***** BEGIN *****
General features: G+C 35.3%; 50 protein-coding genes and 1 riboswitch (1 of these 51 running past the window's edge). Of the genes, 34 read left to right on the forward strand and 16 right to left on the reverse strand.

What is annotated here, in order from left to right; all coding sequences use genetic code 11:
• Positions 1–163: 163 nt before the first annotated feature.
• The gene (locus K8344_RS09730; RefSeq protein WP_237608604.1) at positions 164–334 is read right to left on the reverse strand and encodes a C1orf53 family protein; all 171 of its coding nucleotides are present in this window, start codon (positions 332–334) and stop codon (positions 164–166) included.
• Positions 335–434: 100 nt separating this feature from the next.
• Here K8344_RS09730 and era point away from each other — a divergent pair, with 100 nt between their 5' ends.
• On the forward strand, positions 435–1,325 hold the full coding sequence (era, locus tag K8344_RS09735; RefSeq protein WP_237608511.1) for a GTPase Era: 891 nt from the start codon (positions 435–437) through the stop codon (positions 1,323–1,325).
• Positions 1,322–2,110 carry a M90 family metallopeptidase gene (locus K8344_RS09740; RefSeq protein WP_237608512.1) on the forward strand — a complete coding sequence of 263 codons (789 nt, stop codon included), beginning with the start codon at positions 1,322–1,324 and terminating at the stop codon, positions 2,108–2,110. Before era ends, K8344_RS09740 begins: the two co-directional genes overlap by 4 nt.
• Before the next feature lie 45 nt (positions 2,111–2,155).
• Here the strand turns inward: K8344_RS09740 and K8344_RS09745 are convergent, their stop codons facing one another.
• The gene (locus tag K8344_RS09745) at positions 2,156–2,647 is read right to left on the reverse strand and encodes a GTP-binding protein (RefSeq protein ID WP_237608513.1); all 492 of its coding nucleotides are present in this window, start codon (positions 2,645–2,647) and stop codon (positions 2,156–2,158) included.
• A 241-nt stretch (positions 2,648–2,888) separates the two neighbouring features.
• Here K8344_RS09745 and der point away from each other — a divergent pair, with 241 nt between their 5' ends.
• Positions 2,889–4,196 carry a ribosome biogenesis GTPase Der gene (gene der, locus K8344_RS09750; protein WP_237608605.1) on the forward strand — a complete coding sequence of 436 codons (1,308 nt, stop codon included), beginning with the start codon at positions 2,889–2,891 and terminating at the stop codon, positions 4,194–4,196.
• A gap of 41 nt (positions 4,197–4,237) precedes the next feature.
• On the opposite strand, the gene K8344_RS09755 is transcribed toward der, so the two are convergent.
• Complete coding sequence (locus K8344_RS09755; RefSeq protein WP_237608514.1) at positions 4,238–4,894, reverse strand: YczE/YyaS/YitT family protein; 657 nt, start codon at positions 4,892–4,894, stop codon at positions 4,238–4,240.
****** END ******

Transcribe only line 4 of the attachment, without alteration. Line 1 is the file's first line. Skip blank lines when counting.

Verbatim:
• The gene (locus K8344_RS09730; RefSeq protein WP_237608604.1) at positions 164–334 is read right to left on the reverse strand and encodes a C1orf53 family protein; all 171 of its coding nucleotides are present in this window, start codon (positions 332–334) and stop codon (positions 164–166) included.